Andrew Steele has a passion for learning and helping others.
Every day at the Academic Resource Center at the Puyallup campus, he not only assists struggling students persevere through their classes, but he also helps them develop better study habits.
Steele, 20, has been tutoring students at Pierce College for more than 1½ years. His initial interest in working at the tutoring center was to expand his knowledge and challenge his own understanding in the various math and physics classes offered at the college.
Then over time, Steele realized he really enjoys being able to help other students, which has kept him committed to his job.
Plenty of difficult situations arise in such a stressful situation for students, but Steele uses his training and experience to positively influence students who strive to be successful.
“One thing I have learned from my trainings and experience is that although I have been able to progress through the classes offered at Pierce College, being able to confidently help other students requires a much greater understanding of the material, and I learn something new every day, maybe even something I have never seen from when I was taking the classes,” Steele said.
He enjoys his job at the tutoring center because not only does he practice his math skills and gets paid, but the job also has other perks.
“A good dose of social interactions every day, being able to help other people and a nice paycheck when all is said and done makes this a job I am very thankful for,” Steele said.
“I learn something new every quarter,” Steele said. “Trying to explain a concept to someone is so many times more difficult than replicating homework problems on an exam, but is so much more rewarding.”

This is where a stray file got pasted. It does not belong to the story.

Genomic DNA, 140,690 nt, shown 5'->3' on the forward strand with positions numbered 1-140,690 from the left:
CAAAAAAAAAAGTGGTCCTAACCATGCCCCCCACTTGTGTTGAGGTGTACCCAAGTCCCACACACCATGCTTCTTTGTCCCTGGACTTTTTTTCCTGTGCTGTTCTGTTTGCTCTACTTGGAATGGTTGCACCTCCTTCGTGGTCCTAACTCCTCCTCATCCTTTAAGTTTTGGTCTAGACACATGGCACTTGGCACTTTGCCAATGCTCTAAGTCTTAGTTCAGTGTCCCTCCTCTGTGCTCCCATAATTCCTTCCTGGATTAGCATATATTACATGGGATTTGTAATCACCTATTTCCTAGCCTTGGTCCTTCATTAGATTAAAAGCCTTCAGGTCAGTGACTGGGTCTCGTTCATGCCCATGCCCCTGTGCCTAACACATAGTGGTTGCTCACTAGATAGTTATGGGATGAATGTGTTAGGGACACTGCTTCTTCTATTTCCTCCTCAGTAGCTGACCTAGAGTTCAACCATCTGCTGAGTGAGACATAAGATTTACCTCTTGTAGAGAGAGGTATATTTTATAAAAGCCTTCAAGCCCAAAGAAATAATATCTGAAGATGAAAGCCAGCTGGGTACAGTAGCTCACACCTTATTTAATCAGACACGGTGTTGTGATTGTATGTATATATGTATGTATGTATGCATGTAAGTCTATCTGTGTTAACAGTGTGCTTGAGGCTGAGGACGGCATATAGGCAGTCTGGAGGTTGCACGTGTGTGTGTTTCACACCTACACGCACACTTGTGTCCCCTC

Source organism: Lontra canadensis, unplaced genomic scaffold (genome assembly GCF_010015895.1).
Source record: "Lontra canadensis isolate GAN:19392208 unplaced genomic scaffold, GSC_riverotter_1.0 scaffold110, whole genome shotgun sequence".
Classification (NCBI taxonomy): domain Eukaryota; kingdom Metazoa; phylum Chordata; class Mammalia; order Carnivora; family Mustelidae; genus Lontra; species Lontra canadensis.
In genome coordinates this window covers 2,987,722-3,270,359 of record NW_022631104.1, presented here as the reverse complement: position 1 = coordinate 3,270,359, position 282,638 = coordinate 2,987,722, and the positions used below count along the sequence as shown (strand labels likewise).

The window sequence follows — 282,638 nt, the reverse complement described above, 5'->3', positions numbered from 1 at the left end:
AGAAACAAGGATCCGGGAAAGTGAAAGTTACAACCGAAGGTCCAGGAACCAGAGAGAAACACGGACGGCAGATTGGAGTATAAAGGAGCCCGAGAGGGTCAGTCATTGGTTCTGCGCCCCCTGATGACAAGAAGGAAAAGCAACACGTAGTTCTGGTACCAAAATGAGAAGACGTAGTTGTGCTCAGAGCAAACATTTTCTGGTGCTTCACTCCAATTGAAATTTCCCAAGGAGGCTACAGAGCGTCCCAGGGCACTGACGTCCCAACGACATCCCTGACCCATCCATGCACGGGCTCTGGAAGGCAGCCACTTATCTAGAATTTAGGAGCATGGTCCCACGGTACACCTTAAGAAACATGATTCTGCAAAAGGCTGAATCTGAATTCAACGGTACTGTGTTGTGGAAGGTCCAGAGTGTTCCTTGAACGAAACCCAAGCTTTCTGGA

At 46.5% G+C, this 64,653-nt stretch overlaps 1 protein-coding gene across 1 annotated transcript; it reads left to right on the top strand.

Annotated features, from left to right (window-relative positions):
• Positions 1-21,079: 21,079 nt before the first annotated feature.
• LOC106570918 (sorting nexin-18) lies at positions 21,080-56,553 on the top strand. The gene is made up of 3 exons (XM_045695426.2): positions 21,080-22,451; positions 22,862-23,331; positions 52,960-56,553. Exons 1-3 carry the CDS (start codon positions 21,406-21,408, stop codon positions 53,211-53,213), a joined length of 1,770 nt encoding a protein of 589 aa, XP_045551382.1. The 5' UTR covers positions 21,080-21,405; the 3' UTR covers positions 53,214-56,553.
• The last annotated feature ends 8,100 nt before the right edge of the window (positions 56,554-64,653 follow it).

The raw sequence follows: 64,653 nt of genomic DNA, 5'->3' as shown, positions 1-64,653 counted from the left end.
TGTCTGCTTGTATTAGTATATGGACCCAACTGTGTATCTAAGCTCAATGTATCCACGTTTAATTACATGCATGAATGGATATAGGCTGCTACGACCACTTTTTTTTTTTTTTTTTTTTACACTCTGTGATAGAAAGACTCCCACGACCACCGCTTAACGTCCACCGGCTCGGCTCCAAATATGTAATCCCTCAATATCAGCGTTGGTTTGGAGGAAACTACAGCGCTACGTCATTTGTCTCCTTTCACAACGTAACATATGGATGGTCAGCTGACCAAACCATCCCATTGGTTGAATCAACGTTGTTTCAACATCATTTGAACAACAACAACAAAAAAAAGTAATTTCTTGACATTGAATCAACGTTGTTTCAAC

Outside the tutoring center Steele loves to relax, spend time with friends and play video games. One could say Steele is a video game enthusiast. Playing everything from big name titles such as League of Legends to little known independently developed games such as I Want to be the Boshy, he’s open to giving even the strangest games a chance.
His love for indie titles runs deep and is reflected through the hundreds of recorded hours played in various indie games such as The Binding of Isaac, Terraria and Limbo.
“I do my best to support indie games,” Steele said. “I have a few developers, such as Edmund McMillen, the creator of The Binding of Isaac, who I have no problem supporting by buying other games or game related merchandise from them.”
Steele plans to earn his associates of science degree at Pierce College and then transfer to a four-year university.
He plans to attend either attend Washington State University or the University of Washington to pursue a bachelor’s degree with a major in electrical engineering.
“I find math extremely fascinating, especially differential equations and their real-life applications and I could see myself making a full-time career out of applied mathematics,” Steele said.
He hopes to one day work with The Boeing Co. but is willing to be flexible if another opportunity came his way. He thinks it might be interesting to become a math professor but not right away.
He would like to gain as much knowledge as possible from working in the electrical engineering field and then use that first-hand experience to teach students.
“Electrical engineering is a foot in the door to the world of professional mathematics. You’ve gotta start somewhere,” Steele said.
Steele has had a love for math since a young age when he discovered that math is like a puzzle game for him. He loves it because there is always a reasonable answer to every problem and math is logical.
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